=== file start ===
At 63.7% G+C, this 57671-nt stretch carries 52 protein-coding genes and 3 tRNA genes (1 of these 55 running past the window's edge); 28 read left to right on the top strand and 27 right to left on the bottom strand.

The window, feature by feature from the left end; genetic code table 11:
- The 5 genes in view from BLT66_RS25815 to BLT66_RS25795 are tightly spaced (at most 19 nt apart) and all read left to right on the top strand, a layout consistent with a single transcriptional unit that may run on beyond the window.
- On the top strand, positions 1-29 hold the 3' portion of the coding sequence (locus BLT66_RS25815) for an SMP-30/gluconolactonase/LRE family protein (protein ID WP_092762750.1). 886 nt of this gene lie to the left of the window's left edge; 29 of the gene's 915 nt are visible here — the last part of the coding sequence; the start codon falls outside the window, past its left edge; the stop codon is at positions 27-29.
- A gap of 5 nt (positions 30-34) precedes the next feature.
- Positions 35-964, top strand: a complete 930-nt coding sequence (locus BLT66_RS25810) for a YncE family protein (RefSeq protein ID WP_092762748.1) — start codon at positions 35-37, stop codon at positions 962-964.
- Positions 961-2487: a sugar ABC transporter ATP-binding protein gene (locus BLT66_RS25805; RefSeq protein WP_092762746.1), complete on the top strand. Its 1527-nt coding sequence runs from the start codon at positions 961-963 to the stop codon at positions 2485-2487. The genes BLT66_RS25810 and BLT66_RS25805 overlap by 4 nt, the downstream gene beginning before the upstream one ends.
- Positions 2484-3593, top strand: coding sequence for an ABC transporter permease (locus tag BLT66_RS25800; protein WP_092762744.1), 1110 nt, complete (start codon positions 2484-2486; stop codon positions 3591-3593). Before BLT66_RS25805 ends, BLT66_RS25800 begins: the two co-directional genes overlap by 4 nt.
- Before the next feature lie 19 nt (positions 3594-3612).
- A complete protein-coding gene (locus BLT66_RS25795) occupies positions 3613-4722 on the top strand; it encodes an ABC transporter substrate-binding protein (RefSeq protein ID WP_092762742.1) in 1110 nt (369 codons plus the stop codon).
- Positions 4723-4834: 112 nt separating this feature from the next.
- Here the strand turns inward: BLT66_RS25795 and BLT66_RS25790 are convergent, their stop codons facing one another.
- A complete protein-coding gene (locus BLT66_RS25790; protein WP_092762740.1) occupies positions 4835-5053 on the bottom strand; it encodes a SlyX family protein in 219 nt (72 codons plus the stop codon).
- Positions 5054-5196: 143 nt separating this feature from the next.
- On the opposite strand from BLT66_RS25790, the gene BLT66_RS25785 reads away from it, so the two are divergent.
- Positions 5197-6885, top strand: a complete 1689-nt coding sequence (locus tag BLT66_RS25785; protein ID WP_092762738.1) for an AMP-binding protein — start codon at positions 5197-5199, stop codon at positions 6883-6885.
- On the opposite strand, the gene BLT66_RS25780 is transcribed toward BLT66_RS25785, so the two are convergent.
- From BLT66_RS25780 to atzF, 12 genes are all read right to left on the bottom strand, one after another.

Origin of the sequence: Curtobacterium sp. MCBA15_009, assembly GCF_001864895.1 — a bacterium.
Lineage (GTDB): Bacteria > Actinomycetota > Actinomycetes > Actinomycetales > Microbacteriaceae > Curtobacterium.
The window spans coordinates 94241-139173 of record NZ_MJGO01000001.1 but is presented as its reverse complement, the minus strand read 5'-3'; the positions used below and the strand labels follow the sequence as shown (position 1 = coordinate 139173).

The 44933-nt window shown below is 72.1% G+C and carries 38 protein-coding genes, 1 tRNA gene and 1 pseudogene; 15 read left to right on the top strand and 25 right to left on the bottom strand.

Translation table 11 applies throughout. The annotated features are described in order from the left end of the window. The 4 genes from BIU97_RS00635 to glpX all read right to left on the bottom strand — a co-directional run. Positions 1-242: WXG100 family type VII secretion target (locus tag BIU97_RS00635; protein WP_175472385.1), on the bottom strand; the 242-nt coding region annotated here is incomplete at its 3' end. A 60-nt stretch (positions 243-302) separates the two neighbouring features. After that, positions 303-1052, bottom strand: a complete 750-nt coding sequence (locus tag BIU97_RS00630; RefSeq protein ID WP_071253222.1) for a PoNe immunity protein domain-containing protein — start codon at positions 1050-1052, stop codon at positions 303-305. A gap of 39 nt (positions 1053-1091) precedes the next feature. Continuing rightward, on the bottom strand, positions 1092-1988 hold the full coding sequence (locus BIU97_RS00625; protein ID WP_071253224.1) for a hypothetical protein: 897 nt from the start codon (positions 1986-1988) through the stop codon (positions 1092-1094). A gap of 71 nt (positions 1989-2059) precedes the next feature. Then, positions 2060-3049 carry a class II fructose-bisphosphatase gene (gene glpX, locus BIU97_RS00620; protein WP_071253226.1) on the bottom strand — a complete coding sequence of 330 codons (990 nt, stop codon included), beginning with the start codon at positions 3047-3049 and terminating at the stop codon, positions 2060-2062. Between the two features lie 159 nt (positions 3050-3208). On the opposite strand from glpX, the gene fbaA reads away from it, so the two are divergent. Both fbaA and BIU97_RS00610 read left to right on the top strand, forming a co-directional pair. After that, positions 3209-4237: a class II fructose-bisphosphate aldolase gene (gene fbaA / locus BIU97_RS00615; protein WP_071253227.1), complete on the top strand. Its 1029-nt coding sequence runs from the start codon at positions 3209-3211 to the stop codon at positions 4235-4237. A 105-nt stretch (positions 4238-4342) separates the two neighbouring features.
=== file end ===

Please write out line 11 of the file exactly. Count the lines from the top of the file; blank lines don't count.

- Positions 4723-4834: 112 nt separating this feature from the next.